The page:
7. See, this is part of the problem honestly. You can't take one anecdotal example of someone possibly stepping out of line (obviously you can't say for sure that there wasn't something to her complaint) and then extrapolate that as an example of how all black people and other minorities complain about something that doesn't exist. There is no monolith that all people of colour belong to. Black Haitians are different from black Jamaicans who are different from black Americans. That's just the facts. Going back to America though, I mean, there are millions of different people who are detailing a lot of the same experiences if you're willing to listen. Teaching their children how to avoid being shot unnecessarily by police, being criminal until proven otherwise, dealing with less educational and job opportunities, etc. That's strong corroborative evidence right there. Privilege is actually what allows you to dismiss their experience as "seeing racism everywhere". Let's not forget the convenient power to define racism as hoods and burning crosses. That's privilege even if many posters here can't see it. Ignoring the historical context of what people of colour and African Americans have had to contend with in favour of pat answers is sadly typical. But what makes it especially galling is how this vacuum analysis is then often used as a springboard for pretending that the structural inequalities that disproportionally affect people of colour aren't actually structural inequalities that disproportionately affect people of colour. I do disagree with Larkin slightly on the culture issue because I do think that certain cultural tendencies in poorer neighbourhoods tend to be self-reinforcing and that minorities are overrepresented in these areas. However, the evidence is very clear that the likely explanation for this is that the people in these areas don't have personal agency because their options are limited. In the US, race and ethnicity are factors that have to be accounted for when you look at these conditions because of the history of the country and the context of policies like Jim Crow and other laws that essentially produce the same effect. The question that needs to be asked is "why". Why did these lower socio-economic neighbourhoods develop these business models? What's causing these problems? You can't treat skin colour as a causative factor if you're trying to honestly search for answers. You just can't. It goes deeper than that.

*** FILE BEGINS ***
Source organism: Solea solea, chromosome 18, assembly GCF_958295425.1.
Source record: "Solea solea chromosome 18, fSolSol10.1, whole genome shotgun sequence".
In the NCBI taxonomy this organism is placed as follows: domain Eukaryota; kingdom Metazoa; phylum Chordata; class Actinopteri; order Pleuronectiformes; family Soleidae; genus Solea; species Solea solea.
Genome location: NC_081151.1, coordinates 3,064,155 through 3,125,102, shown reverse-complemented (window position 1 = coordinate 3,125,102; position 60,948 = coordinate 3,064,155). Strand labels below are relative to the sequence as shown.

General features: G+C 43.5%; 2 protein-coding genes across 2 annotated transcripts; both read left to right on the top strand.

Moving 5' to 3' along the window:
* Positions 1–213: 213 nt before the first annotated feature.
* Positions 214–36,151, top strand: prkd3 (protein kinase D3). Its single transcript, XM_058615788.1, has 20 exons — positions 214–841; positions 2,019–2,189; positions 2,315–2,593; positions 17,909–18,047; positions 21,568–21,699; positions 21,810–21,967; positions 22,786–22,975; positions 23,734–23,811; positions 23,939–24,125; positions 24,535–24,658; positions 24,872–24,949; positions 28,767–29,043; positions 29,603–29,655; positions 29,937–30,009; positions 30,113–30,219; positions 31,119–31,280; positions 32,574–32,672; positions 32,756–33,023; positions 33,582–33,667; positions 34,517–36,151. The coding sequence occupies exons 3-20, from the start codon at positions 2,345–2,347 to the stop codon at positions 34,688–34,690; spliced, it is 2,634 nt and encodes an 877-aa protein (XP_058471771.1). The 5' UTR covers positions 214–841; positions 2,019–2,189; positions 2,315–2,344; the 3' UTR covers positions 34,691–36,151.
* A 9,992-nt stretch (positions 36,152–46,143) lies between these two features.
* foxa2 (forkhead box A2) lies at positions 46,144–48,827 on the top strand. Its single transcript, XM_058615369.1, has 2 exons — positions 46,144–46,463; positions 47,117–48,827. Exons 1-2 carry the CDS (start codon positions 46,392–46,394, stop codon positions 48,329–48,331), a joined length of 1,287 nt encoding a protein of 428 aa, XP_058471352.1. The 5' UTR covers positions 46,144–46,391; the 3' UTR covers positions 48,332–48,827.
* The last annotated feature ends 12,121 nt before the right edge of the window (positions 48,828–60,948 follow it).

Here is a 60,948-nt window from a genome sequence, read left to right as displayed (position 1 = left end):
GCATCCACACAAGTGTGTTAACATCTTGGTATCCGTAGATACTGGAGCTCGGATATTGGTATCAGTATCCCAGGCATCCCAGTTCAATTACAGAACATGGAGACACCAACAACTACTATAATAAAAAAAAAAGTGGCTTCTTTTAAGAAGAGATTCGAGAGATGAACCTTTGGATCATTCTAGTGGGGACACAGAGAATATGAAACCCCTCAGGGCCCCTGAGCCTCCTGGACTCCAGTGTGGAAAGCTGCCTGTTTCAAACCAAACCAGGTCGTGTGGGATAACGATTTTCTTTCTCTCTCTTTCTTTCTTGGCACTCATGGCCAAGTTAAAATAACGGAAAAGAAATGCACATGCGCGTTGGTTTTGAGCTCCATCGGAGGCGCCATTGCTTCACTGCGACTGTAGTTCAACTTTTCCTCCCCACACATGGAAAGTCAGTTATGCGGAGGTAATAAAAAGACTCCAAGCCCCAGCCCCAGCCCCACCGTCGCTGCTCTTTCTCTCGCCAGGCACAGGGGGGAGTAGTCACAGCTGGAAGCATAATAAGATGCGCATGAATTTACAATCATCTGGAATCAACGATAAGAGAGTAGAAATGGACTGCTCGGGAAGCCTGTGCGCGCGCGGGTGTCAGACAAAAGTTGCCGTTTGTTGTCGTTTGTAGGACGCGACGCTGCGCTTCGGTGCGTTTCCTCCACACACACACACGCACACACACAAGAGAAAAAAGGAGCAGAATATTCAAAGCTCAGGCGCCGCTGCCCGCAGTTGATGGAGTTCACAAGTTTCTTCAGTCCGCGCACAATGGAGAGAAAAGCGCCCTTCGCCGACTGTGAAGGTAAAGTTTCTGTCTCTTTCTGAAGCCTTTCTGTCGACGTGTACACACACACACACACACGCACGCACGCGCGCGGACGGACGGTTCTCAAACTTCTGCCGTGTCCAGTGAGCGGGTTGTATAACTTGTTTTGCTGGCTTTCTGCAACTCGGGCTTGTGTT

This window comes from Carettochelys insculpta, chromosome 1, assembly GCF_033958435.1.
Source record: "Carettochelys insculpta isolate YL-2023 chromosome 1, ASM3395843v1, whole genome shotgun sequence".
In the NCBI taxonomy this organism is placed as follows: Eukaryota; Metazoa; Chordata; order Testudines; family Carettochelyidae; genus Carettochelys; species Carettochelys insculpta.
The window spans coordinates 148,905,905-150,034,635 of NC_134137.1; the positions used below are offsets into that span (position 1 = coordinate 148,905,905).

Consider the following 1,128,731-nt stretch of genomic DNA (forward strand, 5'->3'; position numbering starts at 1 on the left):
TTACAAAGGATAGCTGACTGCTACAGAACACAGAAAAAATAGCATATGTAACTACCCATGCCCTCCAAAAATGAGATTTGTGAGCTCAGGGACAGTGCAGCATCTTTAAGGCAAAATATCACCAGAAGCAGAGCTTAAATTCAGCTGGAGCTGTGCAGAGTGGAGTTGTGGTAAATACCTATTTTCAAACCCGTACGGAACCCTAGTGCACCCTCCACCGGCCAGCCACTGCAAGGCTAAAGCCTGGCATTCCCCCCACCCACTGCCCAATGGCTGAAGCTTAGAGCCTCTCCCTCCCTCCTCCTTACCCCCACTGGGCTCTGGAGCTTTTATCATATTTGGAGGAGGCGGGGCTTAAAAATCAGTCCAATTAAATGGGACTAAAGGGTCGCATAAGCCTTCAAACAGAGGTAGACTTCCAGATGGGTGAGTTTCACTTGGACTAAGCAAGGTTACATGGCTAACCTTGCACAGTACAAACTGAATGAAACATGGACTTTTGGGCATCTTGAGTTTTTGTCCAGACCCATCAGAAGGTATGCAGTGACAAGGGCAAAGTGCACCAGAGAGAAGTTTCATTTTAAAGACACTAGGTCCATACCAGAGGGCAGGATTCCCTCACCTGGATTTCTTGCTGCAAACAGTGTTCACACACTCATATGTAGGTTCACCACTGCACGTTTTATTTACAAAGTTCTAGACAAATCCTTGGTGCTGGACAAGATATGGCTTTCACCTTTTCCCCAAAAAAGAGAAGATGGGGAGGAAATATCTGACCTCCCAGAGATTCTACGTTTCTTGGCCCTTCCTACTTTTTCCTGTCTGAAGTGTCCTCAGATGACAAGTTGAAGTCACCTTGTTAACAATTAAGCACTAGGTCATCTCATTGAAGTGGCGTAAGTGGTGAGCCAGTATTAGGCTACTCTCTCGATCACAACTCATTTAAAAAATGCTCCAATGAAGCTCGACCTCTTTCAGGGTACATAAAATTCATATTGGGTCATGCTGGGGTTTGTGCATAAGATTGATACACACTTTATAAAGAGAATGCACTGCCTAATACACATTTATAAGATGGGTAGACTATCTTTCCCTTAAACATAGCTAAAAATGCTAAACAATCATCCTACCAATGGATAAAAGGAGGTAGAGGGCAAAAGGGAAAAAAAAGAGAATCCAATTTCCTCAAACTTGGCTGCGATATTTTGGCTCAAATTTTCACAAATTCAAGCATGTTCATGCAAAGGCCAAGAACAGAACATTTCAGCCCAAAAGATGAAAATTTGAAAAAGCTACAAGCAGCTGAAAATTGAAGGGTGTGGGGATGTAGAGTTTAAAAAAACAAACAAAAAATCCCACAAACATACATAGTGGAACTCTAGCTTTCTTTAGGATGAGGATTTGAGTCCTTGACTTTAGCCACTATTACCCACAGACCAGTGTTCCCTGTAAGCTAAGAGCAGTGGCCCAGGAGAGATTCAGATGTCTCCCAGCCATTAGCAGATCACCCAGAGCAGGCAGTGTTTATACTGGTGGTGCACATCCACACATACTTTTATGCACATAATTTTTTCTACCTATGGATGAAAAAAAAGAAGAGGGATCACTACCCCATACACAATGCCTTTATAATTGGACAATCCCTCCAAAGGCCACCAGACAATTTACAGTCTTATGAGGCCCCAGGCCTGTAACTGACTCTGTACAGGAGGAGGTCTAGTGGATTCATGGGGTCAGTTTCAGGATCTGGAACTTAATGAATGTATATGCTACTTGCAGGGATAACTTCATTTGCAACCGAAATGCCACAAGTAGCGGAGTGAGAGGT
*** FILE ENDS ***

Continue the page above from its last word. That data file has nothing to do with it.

8. I am also interested in science and the scientific method. And I realized I'm of a skeptic. as defined by this wikipedia article...